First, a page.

Once ashore, the Americans would advance inland from Omaha and Utah to cut off the Cotentin Peninsula and capture the port facilities at Cherbourg. From Sword, Gold and Juno Beaches, the British and Canadians would capture Caen and form a front line to protect the American flank, while establishing airfields near Caen. Possession of Caen and its surroundings would give the Anglo-Canadians a suitable staging area for a push south to capture the town of Falaise.
With Normandy and the Contentin secured, the Allies would drive east to the Seine River and the liberation of Paris, which Montgomery envisioned would take 90 days. And to address the issue of supplies, the Allies also committed to building two artificial harbors (known as Mulberry Harbors) that would be transported across the English Channel and placed at the Omaha and Gold Beaches. From these, the Allies would be able to keep the supplies flowing until Cherbourg and other port facilities were secured along the coast.
And in the months leading up to the invasion, the Allies conducted a substantial campaign of military deception, codenamed Operation Fortitude. Using both electronic and visual misinformation, and passing on intelligence through double-agents, the Allies were able to mislead the Germans as to the date and location of the main landings. The Normandy invasion, according to this misinformation, was merely a feint designed to lure German divisions away from the real landing site – the Pas de Calais region.
To really sell the Germans on this fake plan, a phoney army was commissioned at Dover, England. Here, real military units were stationed alongside artificial tanks and trucks to create the illusion of second, larger landing force that was preparing to land off the coast at Pas de Calais. General Patton, whom the German High Command still believed to be the Allies top general, was put in command of this phoney army. As a result, much of the German army would remain at Pas de Calais to defend against Patton’s supposed attack, even as the Normandy landings were taking place.
On June 5th, minesweepers began clearing lanes across the English Channel for the invasion, and troops began to load onto their ships from twenty departure points along the southern tip of England. The ships met at a rendezvous point nicknamed “Piccadilly Circus” south-east of the Isle of Wight to assemble into convoys to cross the Channel, and a thousand bombers and aircraft left before dawn to attack the coastal defences and drop airborne troops behind enemy lines. The invasion had begun!
You are about to embark upon the Great Crusade, toward which we have striven these many months. The eyes of the world are upon you. The hopes and prayers of liberty-loving people everywhere march with you. In company with our brave Allies and brothers-in-arms on other Fronts, you will bring about the destruction of the German war machine, the elimination of Nazi tyranny over the oppressed peoples of Europe, and security for ourselves in a free world.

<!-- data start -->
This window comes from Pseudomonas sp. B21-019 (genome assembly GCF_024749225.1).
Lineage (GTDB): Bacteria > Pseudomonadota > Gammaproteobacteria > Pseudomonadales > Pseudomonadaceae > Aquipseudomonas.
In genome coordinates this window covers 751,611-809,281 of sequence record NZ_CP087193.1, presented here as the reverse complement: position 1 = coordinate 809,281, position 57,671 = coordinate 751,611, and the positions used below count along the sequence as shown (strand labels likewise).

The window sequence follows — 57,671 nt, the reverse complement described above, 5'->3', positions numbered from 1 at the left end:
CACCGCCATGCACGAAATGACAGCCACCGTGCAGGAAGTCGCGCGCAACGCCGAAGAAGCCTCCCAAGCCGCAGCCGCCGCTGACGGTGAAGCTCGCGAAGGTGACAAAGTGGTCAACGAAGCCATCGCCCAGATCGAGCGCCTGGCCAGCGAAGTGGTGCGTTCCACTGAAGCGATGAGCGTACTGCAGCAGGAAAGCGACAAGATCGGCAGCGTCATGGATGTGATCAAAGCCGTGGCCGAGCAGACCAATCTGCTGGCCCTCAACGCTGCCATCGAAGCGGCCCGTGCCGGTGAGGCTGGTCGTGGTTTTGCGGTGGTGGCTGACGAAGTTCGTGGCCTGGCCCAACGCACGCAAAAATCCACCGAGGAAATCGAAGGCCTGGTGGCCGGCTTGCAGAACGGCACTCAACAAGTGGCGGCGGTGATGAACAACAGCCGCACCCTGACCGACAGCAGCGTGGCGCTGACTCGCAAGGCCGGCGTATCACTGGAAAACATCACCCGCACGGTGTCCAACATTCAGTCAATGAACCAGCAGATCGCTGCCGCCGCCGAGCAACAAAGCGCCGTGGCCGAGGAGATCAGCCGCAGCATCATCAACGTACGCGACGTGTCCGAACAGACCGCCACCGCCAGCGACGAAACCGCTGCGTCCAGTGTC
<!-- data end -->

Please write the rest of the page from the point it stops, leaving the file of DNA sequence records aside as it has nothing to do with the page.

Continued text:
—Eisenhower, Letter to Allied Forces
On the dawn of June 6th, preliminary naval bombardment from five battleships, twenty cruisers, sixty-five destroyers, and two monitors commenced. Their guns began firing at 05:45 am and continuing until 06:25 am. Five minutes later, infantry began arriving on the beaches in all five sectors. At Utah and Sword, resistance was light and the landings successful, and Allied units were able to make it shore with minor losses. At Omaha, Juno, Gold, and Point-de-Hoc, things did not go as planned.
In all of these cases, resistance proved stiff and the landings were complicated by high wind and choppy seas. At Point-de-Hoc, where the Rangers were tasked with seizing several coastal batteries, they managed to reach the top of the cliffs while under enemy fire, only to find that the German guns had been moved ahead of time. At Juno and Gold, British and Canadian forces experienced a tough fight as they were initially forced to land and take out the German positions without armor support.
But the worst fighting took place at Omaha, where German machine gunners, firing from bunkers that had not been destroyed by the preliminary bombardment, and located atop sea bluffs, fired on the exposed landing craft and troops. To make matters worse, the 1st American Infantry Division faced an entire German Infantry Division, rather than the single regiment that was expected. Combat engineers were also unable to clear the beaches for their tanks, forcing the Americans to advance without armored support.
In the end, disaster was averted thanks to troops and engineers making their way up five gullies along the sea wall, which allowed them to outflank the bunkers and take out the German machinegunners. By early afternoon, all the beachheads were secured. By 16:00, the German 21st Panzer Division began mounting a counterattack between Sword and Juno, but met stiff resistance and were forced to pull back to defend the area between Bayeux and Caen.